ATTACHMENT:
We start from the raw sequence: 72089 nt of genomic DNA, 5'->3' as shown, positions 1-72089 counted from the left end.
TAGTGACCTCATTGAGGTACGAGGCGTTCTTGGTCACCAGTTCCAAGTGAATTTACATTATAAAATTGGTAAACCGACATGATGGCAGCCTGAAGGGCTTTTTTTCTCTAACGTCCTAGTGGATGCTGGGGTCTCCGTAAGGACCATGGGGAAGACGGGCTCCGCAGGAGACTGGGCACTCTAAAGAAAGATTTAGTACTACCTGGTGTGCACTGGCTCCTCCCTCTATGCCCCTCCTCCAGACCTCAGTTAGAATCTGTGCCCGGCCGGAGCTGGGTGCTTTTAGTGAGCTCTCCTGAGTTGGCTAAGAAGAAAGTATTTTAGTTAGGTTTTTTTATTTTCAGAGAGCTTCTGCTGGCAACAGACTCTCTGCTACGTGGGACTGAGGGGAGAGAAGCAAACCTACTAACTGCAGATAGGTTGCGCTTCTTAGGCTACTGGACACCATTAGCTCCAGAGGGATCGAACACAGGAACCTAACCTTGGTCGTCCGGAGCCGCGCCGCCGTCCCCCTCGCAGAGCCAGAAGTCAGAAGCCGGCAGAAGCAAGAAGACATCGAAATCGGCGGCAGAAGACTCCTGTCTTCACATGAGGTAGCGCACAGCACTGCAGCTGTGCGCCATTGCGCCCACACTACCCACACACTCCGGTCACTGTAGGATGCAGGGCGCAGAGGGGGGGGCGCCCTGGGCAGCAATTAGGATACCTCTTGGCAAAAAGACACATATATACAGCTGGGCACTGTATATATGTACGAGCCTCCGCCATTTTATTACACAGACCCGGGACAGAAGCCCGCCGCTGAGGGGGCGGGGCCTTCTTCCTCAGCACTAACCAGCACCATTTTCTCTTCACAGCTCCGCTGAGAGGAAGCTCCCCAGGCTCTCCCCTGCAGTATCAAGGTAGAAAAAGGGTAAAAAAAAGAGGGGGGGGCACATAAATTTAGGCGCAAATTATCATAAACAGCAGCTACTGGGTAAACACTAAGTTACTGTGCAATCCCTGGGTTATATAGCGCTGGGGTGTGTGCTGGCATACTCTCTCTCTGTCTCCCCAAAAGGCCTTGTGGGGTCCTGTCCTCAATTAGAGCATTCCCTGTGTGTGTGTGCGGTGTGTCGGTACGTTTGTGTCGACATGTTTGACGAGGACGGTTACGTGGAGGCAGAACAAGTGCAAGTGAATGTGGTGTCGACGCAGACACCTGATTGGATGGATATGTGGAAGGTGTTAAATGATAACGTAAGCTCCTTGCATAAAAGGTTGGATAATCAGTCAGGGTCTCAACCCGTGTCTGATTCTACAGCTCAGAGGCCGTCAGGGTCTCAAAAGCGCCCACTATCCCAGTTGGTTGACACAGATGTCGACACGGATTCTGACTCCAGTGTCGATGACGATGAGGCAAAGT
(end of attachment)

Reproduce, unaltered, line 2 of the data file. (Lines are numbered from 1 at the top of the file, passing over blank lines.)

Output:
TAGTGACCTCATTGAGGTACGAGGCGTTCTTGGTCACCAGTTCCAAGTGAATTTACATTATAAAATTGGTAAACCGACATGATGGCAGCCTGAAGGGCTTTTTTTCTCTAACGTCCTAGTGGATGCTGGGGTCTCCGTAAGGACCATGGGGAAGACGGGCTCCGCAGGAGACTGGGCACTCTAAAGAAAGATTTAGTACTACCTGGTGTGCACTGGCTCCTCCCTCTATGCCCCTCCTCCAGACCTCAGTTAGAATCTGTGCCCGGCCGGAGCTGGGTGCTTTTAGTGAGCTCTCCTGAGTTGGCTAAGAAGAAAGTATTTTAGTTAGGTTTTTTTATTTTCAGAGAGCTTCTGCTGGCAACAGACTCTCTGCTACGTGGGACTGAGGGGAGAGAAGCAAACCTACTAACTGCAGATAGGTTGCGCTTCTTAGGCTACTGGACACCATTAGCTCCAGAGGGATCGAACACAGGAACCTAACCTTGGTCGTCCGGAGCCGCGCCGCCGTCCCCCTCGCAGAGCCAGAAGTCAGAAGCCGGCAGAAGCAAGAAGACATCGAAATCGGCGGCAGAAGACTCCTGTCTTCACATGAGGTAGCGCACAGCACTGCAGCTGTGCGCCATTGCGCCCACACTACCCACACACTCCGGTCACTGTAGGATGCAGGGCGCAGAGGGGGGGGCGCCCTGGGCAGCAATTAGGATACCTCTTGGCAAAAAGACACATATATACAGCTGGGCACTGTATATATGTACGAGCCTCCGCCATTTTATTACACAGACCCGGGACAGAAGCCCGCCGCTGAGGGGGCGGGGCCTTCTTCCTCAGCACTAACCAGCACCATTTTCTCTTCACAGCTCCGCTGAGAGGAAGCTCCCCAGGCTCTCCCCTGCAGTATCAAGGTAGAAAAAGGGTAAAAAAAAGAGGGGGGGGCACATAAATTTAGGCGCAAATTATCATAAACAGCAGCTACTGGGTAAACACTAAGTTACTGTGCAATCCCTGGGTTATATAGCGCTGGGGTGTGTGCTGGCATACTCTCTCTCTGTCTCCCCAAAAGGCCTTGTGGGGTCCTGTCCTCAATTAGAGCATTCCCTGTGTGTGTGTGCGGTGTGTCGGTACGTTTGTGTCGACATGTTTGACGAGGACGGTTACGTGGAGGCAGAACAAGTGCAAGTGAATGTGGTGTCGACGCAGACACCTGATTGGATGGATATGTGGAAGGTGTTAAATGATAACGTAAGCTCCTTGCATAAAAGGTTGGATAATCAGTCAGGGTCTCAACCCGTGTCTGATTCTACAGCTCAGAGGCCGTCAGGGTCTCAAAAGCGCCCACTATCCCAGTTGGTTGACACAGATGTCGACACGGATTCTGACTCCAGTGTCGATGACGATGAGGCAAAGT